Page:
I am heavy hearted. I have come to a ginormous realization, the kind that changes your life. I don’t know why it happened yesterday as nothing unusual was going on. But I have had a huge personal breakthrough.
For as long as I can remember I have struggled with my weight. My first Weight Watchers meeting was when I was 13. I can’t recall what I weighed but at the time I felt very large and had what I thought was a big tummy. Looking back I’m surprised they let me join. And since then, I have done almost every diet plan out there. I have ranged from 111-199 pounds in the last 32 years. Right now I am nearing my highest point again and this time it is REALLY REALLY bothering me.
Part of my big realization is the fact that I can not stand when I hear women berate themselves over their weight or their appearance. I am quick to correct them and tell them something beautiful about themselves or remind them that their legs work so they should be grateful. This pet peeve has come around in the last 5-10 years as I have watched the media destroy women over their appearance and it kills me. I used to be SO hard on myself at such an early age, and I let so much of it go.
Or so I thought… One part of my realization is that I still talk very ugly to myself but I do so way down deep, ever so quietly. Its almost worse to think you are kind and loving to yourself and realizing your thoughts are vicious. I am not nearly as outspoken about my disgust at my body, even in my own mind… I just call myself ugly things. I am my own bully.
In the apartment we are living in now, you come out of the bedroom and right in front of you is the bathroom counter with the mirror. You can quickly turn into the living space and not look at the mirror. But if you are heading to the sink or the toilet, you are facing it head on. I see myself walk to the bathroom every morning and all I quietly think is ‘gross’ or ‘disgusting’. You see what I mean? My daily thoughts of telling myself I am worthless or lazy for not exercising have gotten so much better. I talked myself out of those thoughts… yet my demons still lurk.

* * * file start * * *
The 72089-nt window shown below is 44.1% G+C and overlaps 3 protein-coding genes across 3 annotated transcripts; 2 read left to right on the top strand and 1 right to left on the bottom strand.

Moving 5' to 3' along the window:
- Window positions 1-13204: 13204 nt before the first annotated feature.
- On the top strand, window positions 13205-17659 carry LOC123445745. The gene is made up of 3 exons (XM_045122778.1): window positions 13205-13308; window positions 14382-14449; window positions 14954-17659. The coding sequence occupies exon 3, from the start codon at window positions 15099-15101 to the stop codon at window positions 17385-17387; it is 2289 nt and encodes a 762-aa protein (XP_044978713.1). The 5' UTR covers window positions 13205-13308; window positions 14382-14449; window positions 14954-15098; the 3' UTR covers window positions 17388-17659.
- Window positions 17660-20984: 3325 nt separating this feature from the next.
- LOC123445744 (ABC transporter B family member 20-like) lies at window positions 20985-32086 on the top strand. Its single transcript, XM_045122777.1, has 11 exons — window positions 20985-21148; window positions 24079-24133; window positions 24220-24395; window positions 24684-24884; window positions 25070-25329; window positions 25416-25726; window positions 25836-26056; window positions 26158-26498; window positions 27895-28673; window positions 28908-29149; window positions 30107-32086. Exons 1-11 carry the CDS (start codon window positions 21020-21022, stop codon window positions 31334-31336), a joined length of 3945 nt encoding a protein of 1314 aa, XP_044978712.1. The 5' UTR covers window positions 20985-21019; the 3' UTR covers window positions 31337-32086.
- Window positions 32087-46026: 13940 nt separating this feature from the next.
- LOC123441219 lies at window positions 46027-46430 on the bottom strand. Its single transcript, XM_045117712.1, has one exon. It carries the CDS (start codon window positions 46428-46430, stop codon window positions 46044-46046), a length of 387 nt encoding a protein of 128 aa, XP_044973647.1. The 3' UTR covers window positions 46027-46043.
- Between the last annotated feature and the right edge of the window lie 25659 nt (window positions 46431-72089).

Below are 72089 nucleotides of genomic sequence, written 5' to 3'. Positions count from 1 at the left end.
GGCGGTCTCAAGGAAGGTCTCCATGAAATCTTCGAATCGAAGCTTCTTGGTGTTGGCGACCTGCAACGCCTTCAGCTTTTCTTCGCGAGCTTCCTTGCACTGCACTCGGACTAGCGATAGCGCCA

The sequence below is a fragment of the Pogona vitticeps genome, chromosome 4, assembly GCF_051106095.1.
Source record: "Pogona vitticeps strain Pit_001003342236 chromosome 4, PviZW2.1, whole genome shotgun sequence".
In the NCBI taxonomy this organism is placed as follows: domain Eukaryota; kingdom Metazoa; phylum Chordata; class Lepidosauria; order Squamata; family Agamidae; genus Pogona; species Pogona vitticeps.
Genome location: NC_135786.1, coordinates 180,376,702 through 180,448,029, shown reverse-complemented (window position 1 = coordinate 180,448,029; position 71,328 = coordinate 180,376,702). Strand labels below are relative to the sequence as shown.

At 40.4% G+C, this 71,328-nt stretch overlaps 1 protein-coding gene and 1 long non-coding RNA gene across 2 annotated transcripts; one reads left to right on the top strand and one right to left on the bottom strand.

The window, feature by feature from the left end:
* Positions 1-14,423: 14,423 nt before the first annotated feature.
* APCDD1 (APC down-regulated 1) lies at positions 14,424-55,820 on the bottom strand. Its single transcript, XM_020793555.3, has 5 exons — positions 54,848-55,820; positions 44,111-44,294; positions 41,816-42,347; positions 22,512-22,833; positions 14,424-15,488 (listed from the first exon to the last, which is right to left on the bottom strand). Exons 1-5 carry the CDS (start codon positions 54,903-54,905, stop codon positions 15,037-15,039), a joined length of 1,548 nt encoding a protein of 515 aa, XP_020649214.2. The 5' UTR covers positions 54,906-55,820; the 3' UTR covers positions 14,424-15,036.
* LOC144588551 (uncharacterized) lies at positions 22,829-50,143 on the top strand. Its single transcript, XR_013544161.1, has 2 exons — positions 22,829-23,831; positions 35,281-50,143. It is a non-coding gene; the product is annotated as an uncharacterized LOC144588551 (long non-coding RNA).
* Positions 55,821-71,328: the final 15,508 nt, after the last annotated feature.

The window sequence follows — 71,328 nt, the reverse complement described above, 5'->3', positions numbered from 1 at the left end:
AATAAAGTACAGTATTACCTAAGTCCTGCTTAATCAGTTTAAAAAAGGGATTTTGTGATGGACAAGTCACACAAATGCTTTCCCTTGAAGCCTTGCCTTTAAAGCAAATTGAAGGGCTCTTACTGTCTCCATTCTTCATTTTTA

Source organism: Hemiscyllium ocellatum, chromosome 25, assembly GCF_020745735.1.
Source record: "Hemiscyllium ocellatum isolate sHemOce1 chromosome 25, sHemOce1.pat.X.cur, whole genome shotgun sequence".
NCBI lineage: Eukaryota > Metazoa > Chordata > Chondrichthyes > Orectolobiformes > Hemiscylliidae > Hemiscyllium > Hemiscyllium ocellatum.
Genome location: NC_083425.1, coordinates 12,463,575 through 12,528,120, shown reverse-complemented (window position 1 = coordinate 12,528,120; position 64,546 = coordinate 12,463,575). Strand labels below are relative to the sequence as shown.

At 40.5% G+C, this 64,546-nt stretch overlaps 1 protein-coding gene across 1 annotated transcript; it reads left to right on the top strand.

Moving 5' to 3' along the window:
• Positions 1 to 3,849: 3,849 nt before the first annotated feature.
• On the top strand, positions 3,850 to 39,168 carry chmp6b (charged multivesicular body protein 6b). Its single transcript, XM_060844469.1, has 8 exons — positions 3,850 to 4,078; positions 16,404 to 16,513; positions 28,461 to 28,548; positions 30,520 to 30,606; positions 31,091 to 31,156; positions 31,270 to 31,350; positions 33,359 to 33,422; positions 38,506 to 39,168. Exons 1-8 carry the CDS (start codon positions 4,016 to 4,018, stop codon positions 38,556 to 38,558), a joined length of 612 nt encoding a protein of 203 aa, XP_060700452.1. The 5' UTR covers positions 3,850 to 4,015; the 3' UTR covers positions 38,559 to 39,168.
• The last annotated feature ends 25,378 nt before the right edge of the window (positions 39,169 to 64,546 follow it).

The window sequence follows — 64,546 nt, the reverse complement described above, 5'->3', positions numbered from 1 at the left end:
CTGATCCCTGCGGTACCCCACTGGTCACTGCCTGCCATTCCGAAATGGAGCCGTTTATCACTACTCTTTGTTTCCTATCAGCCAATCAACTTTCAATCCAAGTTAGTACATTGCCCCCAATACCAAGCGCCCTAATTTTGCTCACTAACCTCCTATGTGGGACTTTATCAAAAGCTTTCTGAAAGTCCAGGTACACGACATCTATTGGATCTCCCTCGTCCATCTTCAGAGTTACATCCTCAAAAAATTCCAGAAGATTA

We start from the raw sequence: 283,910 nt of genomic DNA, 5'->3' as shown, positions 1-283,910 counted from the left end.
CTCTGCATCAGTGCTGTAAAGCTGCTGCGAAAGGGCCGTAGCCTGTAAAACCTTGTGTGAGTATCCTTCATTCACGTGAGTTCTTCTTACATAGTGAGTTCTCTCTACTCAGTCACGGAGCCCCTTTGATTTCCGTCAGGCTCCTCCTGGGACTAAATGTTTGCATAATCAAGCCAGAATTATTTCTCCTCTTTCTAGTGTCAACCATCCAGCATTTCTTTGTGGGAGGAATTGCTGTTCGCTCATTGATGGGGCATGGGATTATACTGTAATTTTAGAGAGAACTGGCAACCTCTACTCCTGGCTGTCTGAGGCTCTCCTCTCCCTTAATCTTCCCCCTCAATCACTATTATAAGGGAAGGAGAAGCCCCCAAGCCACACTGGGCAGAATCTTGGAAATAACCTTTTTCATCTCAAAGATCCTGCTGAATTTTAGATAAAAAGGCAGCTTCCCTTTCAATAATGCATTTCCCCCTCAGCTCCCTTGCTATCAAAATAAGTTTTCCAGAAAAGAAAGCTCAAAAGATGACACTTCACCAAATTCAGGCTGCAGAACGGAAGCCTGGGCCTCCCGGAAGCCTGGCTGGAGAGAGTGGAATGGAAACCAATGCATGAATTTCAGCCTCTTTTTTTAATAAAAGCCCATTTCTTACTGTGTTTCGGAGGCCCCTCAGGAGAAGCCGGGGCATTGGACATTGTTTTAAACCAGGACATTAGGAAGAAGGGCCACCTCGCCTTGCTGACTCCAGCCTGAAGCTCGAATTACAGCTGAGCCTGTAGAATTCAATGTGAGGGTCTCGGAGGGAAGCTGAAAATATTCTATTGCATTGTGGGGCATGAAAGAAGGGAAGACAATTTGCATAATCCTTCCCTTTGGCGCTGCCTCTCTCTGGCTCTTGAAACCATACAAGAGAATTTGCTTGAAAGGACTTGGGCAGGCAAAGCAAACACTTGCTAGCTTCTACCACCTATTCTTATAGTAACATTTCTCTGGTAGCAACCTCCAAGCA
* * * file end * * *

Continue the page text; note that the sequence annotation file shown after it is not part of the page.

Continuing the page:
As you all probably know, assuming you are all my friends that read this blog, my daughter has lost 135 pounds. She is 17. I have watched her transform herself by doing all the healthy things we are told to do: smaller portions, more water, no eating past 7pm, no soda, no snacking. She is a TRUE inspiration (130poundsgone on Instagram) and yet I lived with her and continued to gain weight. I am asked often ‘why did she decide to lose weight?’ which I think is an interesting question. I think she just got tired of being over 260 pounds as a teenager. And yesterday I got tired of being over 190.
Having MS is hard on a body. I remember when I was diagnosed at 27 and the doctors said I would ‘age early’. They said I would know the feeling of stiff joints and loss of flexibility before others my age due to the disease. I didn’t register what that meant. I educated myself on the BEST way to take care of myself with this disease. So I started on my regimen of MS medication and a new dose of supplements every day and I lost weight. I had lots of baby weight still on, as my daughter was 5 months old when I was diagnosed in April. By Christmas of that year I was down to 135 lbs and feeling really great. I thought I had this MS thing all under control.